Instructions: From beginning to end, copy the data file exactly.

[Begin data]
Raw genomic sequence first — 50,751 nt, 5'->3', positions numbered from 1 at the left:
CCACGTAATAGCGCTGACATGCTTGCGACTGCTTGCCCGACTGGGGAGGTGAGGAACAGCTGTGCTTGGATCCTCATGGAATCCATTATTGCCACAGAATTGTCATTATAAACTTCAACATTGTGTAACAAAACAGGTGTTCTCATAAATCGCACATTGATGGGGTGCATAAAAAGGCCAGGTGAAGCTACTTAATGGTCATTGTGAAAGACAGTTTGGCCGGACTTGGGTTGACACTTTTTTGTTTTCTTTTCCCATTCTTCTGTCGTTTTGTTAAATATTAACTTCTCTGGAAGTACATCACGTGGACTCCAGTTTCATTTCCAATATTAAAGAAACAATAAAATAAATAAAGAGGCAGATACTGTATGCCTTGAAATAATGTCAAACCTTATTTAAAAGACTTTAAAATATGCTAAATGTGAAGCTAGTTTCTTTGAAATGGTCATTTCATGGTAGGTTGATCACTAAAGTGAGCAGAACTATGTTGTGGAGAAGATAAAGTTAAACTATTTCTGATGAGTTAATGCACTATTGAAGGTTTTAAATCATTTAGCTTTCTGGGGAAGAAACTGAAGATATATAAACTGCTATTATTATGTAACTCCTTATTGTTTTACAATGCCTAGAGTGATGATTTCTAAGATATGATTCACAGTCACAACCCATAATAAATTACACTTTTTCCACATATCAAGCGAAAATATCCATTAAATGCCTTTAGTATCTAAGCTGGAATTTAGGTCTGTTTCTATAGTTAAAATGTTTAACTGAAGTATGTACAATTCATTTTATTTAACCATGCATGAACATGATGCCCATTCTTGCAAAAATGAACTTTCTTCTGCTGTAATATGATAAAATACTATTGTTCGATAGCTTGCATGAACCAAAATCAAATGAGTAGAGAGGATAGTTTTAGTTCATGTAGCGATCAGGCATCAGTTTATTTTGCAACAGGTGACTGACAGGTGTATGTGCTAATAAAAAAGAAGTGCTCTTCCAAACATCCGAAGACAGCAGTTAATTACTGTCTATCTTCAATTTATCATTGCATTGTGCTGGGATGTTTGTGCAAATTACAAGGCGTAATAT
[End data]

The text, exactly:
Raw genomic sequence first — 50,751 nt, 5'->3', positions numbered from 1 at the left:
CCACGTAATAGCGCTGACATGCTTGCGACTGCTTGCCCGACTGGGGAGGTGAGGAACAGCTGTGCTTGGATCCTCATGGAATCCATTATTGCCACAGAATTGTCATTATAAACTTCAACATTGTGTAACAAAACAGGTGTTCTCATAAATCGCACATTGATGGGGTGCATAAAAAGGCCAGGTGAAGCTACTTAATGGTCATTGTGAAAGACAGTTTGGCCGGACTTGGGTTGACACTTTTTTGTTTTCTTTTCCCATTCTTCTGTCGTTTTGTTAAATATTAACTTCTCTGGAAGTACATCACGTGGACTCCAGTTTCATTTCCAATATTAAAGAAACAATAAAATAAATAAAGAGGCAGATACTGTATGCCTTGAAATAATGTCAAACCTTATTTAAAAGACTTTAAAATATGCTAAATGTGAAGCTAGTTTCTTTGAAATGGTCATTTCATGGTAGGTTGATCACTAAAGTGAGCAGAACTATGTTGTGGAGAAGATAAAGTTAAACTATTTCTGATGAGTTAATGCACTATTGAAGGTTTTAAATCATTTAGCTTTCTGGGGAAGAAACTGAAGATATATAAACTGCTATTATTATGTAACTCCTTATTGTTTTACAATGCCTAGAGTGATGATTTCTAAGATATGATTCACAGTCACAACCCATAATAAATTACACTTTTTCCACATATCAAGCGAAAATATCCATTAAATGCCTTTAGTATCTAAGCTGGAATTTAGGTCTGTTTCTATAGTTAAAATGTTTAACTGAAGTATGTACAATTCATTTTATTTAACCATGCATGAACATGATGCCCATTCTTGCAAAAATGAACTTTCTTCTGCTGTAATATGATAAAATACTATTGTTCGATAGCTTGCATGAACCAAAATCAAATGAGTAGAGAGGATAGTTTTAGTTCATGTAGCGATCAGGCATCAGTTTATTTTGCAACAGGTGACTGACAGGTGTATGTGCTAATAAAAAAGAAGTGCTCTTCCAAACATCCGAAGACAGCAGTTAATTACTGTCTATCTTCAATTTATCATTGCATTGTGCTGGGATGTTTGTGCAAATTACAAGGCGTAATAT